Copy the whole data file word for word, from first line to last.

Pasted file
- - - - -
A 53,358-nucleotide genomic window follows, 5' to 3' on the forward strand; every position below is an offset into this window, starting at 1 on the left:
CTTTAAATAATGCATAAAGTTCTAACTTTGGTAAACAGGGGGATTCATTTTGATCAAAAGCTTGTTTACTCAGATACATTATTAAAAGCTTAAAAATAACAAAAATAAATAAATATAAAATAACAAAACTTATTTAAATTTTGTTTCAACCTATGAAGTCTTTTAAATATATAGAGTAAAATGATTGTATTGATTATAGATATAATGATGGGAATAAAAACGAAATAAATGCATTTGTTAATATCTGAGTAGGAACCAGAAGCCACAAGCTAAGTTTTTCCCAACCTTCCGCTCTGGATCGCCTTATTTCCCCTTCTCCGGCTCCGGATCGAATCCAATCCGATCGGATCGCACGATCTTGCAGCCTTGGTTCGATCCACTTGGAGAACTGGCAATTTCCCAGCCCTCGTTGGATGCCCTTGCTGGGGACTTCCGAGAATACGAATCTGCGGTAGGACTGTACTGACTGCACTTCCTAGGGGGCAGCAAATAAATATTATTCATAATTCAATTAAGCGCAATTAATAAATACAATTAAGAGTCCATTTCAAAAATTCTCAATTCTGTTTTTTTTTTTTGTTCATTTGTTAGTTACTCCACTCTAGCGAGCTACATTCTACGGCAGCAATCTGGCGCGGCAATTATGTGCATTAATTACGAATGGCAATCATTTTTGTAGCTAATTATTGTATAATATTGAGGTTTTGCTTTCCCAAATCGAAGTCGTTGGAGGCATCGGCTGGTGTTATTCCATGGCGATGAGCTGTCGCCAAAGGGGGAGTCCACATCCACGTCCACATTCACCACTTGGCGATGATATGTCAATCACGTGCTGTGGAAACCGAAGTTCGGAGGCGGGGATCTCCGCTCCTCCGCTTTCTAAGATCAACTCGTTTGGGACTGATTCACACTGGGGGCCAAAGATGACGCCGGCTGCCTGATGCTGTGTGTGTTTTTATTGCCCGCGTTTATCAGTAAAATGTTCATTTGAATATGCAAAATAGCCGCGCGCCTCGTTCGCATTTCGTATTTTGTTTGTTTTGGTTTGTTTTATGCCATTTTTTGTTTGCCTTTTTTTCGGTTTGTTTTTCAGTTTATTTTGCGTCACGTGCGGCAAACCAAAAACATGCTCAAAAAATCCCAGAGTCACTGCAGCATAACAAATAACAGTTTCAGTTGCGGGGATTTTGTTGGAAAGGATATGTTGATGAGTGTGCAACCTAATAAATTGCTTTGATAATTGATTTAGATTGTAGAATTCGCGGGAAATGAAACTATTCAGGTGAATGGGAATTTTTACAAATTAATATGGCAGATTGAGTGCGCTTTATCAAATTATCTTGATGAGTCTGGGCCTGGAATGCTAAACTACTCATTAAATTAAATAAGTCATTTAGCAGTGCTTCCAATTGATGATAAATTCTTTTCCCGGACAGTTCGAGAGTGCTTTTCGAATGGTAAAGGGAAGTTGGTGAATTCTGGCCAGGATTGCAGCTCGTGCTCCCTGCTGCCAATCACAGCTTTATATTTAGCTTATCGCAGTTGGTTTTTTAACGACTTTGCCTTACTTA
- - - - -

A 53,358-nucleotide genomic window follows, 5' to 3' on the forward strand; every position below is an offset into this window, starting at 1 on the left:
CTTTAAATAATGCATAAAGTTCTAACTTTGGTAAACAGGGGGATTCATTTTGATCAAAAGCTTGTTTACTCAGATACATTATTAAAAGCTTAAAAATAACAAAAATAAATAAATATAAAATAACAAAACTTATTTAAATTTTGTTTCAACCTATGAAGTCTTTTAAATATATAGAGTAAAATGATTGTATTGATTATAGATATAATGATGGGAATAAAAACGAAATAAATGCATTTGTTAATATCTGAGTAGGAACCAGAAGCCACAAGCTAAGTTTTTCCCAACCTTCCGCTCTGGATCGCCTTATTTCCCCTTCTCCGGCTCCGGATCGAATCCAATCCGATCGGATCGCACGATCTTGCAGCCTTGGTTCGATCCACTTGGAGAACTGGCAATTTCCCAGCCCTCGTTGGATGCCCTTGCTGGGGACTTCCGAGAATACGAATCTGCGGTAGGACTGTACTGACTGCACTTCCTAGGGGGCAGCAAATAAATATTATTCATAATTCAATTAAGCGCAATTAATAAATACAATTAAGAGTCCATTTCAAAAATTCTCAATTCTGTTTTTTTTTTTTGTTCATTTGTTAGTTACTCCACTCTAGCGAGCTACATTCTACGGCAGCAATCTGGCGCGGCAATTATGTGCATTAATTACGAATGGCAATCATTTTTGTAGCTAATTATTGTATAATATTGAGGTTTTGCTTTCCCAAATCGAAGTCGTTGGAGGCATCGGCTGGTGTTATTCCATGGCGATGAGCTGTCGCCAAAGGGGGAGTCCACATCCACGTCCACATTCACCACTTGGCGATGATATGTCAATCACGTGCTGTGGAAACCGAAGTTCGGAGGCGGGGATCTCCGCTCCTCCGCTTTCTAAGATCAACTCGTTTGGGACTGATTCACACTGGGGGCCAAAGATGACGCCGGCTGCCTGATGCTGTGTGTGTTTTTATTGCCCGCGTTTATCAGTAAAATGTTCATTTGAATATGCAAAATAGCCGCGCGCCTCGTTCGCATTTCGTATTTTGTTTGTTTTGGTTTGTTTTATGCCATTTTTTGTTTGCCTTTTTTTCGGTTTGTTTTTCAGTTTATTTTGCGTCACGTGCGGCAAACCAAAAACATGCTCAAAAAATCCCAGAGTCACTGCAGCATAACAAATAACAGTTTCAGTTGCGGGGATTTTGTTGGAAAGGATATGTTGATGAGTGTGCAACCTAATAAATTGCTTTGATAATTGATTTAGATTGTAGAATTCGCGGGAAATGAAACTATTCAGGTGAATGGGAATTTTTACAAATTAATATGGCAGATTGAGTGCGCTTTATCAAATTATCTTGATGAGTCTGGGCCTGGAATGCTAAACTACTCATTAAATTAAATAAGTCATTTAGCAGTGCTTCCAATTGATGATAAATTCTTTTCCCGGACAGTTCGAGAGTGCTTTTCGAATGGTAAAGGGAAGTTGGTGAATTCTGGCCAGGATTGCAGCTCGTGCTCCCTGCTGCCAATCACAGCTTTATATTTAGCTTATCGCAGTTGGTTTTTTAACGACTTTGCCTTACTTA